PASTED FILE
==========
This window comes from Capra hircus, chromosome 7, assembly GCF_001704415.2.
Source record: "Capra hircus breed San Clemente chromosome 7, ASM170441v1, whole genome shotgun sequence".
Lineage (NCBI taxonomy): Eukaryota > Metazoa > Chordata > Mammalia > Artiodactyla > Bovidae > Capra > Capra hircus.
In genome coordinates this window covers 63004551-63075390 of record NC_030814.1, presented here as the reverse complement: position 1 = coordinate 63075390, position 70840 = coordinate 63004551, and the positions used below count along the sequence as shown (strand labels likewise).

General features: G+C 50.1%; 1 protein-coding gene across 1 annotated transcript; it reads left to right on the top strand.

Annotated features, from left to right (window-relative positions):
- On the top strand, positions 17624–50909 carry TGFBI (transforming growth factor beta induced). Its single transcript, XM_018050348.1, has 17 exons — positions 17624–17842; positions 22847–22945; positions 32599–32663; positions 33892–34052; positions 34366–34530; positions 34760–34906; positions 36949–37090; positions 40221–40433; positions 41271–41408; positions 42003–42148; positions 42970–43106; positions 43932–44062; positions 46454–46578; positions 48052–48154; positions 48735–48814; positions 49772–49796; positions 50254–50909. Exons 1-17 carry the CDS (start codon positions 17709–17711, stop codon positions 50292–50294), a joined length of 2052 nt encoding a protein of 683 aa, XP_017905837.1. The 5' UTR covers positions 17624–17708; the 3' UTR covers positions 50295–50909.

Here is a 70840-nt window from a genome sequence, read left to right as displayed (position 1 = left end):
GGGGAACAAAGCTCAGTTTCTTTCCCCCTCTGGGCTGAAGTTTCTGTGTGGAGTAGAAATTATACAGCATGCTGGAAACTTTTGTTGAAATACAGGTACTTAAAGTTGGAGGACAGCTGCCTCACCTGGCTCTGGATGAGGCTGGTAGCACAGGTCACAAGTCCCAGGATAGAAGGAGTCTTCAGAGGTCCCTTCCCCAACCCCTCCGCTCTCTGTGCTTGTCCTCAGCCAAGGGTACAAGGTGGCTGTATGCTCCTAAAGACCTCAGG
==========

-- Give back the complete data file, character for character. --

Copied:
This window comes from Capra hircus, chromosome 7, assembly GCF_001704415.2.
Source record: "Capra hircus breed San Clemente chromosome 7, ASM170441v1, whole genome shotgun sequence".
Lineage (NCBI taxonomy): Eukaryota > Metazoa > Chordata > Mammalia > Artiodactyla > Bovidae > Capra > Capra hircus.
In genome coordinates this window covers 63004551-63075390 of record NC_030814.1, presented here as the reverse complement: position 1 = coordinate 63075390, position 70840 = coordinate 63004551, and the positions used below count along the sequence as shown (strand labels likewise).

General features: G+C 50.1%; 1 protein-coding gene across 1 annotated transcript; it reads left to right on the top strand.

Annotated features, from left to right (window-relative positions):
- On the top strand, positions 17624–50909 carry TGFBI (transforming growth factor beta induced). Its single transcript, XM_018050348.1, has 17 exons — positions 17624–17842; positions 22847–22945; positions 32599–32663; positions 33892–34052; positions 34366–34530; positions 34760–34906; positions 36949–37090; positions 40221–40433; positions 41271–41408; positions 42003–42148; positions 42970–43106; positions 43932–44062; positions 46454–46578; positions 48052–48154; positions 48735–48814; positions 49772–49796; positions 50254–50909. Exons 1-17 carry the CDS (start codon positions 17709–17711, stop codon positions 50292–50294), a joined length of 2052 nt encoding a protein of 683 aa, XP_017905837.1. The 5' UTR covers positions 17624–17708; the 3' UTR covers positions 50295–50909.

Here is a 70840-nt window from a genome sequence, read left to right as displayed (position 1 = left end):
GGGGAACAAAGCTCAGTTTCTTTCCCCCTCTGGGCTGAAGTTTCTGTGTGGAGTAGAAATTATACAGCATGCTGGAAACTTTTGTTGAAATACAGGTACTTAAAGTTGGAGGACAGCTGCCTCACCTGGCTCTGGATGAGGCTGGTAGCACAGGTCACAAGTCCCAGGATAGAAGGAGTCTTCAGAGGTCCCTTCCCCAACCCCTCCGCTCTCTGTGCTTGTCCTCAGCCAAGGGTACAAGGTGGCTGTATGCTCCTAAAGACCTCAGG